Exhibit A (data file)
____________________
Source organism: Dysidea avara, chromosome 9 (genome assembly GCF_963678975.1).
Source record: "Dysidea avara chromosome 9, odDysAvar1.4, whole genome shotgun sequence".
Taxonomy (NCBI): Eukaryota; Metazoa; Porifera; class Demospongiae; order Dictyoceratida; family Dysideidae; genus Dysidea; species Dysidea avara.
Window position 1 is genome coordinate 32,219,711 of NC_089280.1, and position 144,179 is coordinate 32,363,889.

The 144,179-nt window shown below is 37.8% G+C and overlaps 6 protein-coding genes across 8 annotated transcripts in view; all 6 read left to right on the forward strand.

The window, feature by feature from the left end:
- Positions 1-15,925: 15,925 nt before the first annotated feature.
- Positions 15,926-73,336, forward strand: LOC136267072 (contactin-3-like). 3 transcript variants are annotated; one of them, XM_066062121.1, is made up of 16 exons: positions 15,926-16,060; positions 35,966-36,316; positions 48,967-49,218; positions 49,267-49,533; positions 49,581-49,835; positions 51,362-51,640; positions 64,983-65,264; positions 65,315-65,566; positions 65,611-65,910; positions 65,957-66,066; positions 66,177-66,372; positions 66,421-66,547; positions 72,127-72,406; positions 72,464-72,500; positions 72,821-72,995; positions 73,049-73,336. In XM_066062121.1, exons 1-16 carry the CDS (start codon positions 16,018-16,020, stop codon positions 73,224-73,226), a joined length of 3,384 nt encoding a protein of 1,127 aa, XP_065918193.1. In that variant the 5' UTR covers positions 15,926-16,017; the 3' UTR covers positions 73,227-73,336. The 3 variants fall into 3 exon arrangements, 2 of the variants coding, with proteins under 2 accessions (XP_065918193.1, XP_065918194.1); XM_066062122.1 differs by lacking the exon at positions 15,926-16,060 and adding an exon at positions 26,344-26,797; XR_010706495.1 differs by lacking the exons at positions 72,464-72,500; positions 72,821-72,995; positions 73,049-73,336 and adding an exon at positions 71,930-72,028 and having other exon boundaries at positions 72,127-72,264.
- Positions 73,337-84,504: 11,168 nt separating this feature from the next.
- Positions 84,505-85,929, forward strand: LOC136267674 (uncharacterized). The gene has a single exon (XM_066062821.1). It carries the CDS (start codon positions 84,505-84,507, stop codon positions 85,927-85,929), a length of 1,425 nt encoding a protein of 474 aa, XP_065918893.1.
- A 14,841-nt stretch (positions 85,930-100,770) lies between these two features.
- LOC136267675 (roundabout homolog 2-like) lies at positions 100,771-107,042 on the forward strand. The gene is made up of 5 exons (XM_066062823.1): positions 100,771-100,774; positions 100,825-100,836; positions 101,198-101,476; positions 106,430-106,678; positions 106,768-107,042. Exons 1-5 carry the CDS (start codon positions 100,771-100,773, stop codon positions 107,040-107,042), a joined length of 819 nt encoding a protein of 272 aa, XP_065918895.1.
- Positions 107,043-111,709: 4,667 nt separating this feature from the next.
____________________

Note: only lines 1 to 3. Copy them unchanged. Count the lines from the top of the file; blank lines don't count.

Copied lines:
Source organism: Dysidea avara, chromosome 9 (genome assembly GCF_963678975.1).
Source record: "Dysidea avara chromosome 9, odDysAvar1.4, whole genome shotgun sequence".
Taxonomy (NCBI): Eukaryota; Metazoa; Porifera; class Demospongiae; order Dictyoceratida; family Dysideidae; genus Dysidea; species Dysidea avara.